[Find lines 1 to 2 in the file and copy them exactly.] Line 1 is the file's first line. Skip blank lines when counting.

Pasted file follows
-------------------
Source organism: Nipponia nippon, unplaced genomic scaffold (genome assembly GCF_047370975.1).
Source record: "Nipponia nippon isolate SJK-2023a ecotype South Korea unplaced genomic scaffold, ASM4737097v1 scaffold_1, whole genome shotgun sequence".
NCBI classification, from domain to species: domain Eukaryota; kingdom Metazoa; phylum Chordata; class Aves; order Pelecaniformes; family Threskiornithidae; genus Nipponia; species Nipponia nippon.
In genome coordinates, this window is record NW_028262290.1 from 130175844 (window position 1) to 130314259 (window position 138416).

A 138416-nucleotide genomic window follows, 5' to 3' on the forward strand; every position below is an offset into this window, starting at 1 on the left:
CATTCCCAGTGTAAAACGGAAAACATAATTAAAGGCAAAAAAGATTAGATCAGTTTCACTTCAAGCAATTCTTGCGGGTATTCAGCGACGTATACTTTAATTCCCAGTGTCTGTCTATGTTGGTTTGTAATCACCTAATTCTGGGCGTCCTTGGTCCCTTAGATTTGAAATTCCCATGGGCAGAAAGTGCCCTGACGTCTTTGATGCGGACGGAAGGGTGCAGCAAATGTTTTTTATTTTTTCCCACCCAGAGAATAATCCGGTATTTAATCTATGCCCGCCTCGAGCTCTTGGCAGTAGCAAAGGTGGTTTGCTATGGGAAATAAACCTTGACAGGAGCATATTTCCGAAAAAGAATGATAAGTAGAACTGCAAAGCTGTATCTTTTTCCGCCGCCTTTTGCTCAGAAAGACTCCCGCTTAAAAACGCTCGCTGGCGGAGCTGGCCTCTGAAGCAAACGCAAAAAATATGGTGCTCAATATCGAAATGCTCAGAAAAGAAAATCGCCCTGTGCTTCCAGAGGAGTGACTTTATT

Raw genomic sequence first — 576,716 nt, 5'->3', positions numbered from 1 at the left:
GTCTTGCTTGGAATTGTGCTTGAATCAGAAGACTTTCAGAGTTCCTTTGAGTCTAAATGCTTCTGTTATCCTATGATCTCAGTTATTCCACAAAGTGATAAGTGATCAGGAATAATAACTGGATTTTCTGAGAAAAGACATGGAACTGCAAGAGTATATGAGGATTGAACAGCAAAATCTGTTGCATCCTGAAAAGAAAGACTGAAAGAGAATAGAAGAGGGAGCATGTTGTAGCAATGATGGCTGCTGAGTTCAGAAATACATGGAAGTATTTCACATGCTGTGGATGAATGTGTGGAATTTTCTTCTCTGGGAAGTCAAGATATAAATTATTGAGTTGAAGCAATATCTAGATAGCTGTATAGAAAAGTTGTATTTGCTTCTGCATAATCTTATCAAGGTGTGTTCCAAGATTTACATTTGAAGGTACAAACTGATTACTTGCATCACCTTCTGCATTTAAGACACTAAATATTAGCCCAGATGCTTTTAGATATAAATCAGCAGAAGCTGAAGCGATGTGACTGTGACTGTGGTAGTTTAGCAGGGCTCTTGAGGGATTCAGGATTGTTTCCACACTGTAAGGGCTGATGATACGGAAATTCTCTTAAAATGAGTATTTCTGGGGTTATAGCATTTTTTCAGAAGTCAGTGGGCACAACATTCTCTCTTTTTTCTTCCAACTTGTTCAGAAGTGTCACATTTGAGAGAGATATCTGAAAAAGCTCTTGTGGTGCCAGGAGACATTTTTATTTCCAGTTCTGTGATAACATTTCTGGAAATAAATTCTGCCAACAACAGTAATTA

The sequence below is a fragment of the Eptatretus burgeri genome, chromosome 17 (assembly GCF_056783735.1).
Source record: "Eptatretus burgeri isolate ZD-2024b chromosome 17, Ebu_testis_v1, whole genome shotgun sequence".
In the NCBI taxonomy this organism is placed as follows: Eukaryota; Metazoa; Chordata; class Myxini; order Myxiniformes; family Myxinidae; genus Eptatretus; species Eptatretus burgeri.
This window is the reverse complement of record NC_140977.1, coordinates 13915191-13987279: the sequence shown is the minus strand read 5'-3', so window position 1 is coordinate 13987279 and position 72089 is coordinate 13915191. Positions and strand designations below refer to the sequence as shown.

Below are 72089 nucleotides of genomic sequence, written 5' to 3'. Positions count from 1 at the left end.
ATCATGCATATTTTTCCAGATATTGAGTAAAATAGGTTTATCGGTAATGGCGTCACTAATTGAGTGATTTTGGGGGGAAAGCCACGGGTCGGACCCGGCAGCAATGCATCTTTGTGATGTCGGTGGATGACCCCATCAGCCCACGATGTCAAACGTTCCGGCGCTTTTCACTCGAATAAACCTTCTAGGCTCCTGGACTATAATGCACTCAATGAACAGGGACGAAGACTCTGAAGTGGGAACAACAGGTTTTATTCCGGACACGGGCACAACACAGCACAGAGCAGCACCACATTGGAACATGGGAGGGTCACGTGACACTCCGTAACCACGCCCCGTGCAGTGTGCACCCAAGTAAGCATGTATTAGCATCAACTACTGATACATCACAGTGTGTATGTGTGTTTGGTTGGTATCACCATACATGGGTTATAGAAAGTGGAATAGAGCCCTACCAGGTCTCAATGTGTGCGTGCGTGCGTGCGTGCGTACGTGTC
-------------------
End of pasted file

Source organism: Nipponia nippon, unplaced genomic scaffold (genome assembly GCF_047370975.1).
Source record: "Nipponia nippon isolate SJK-2023a ecotype South Korea unplaced genomic scaffold, ASM4737097v1 scaffold_1, whole genome shotgun sequence".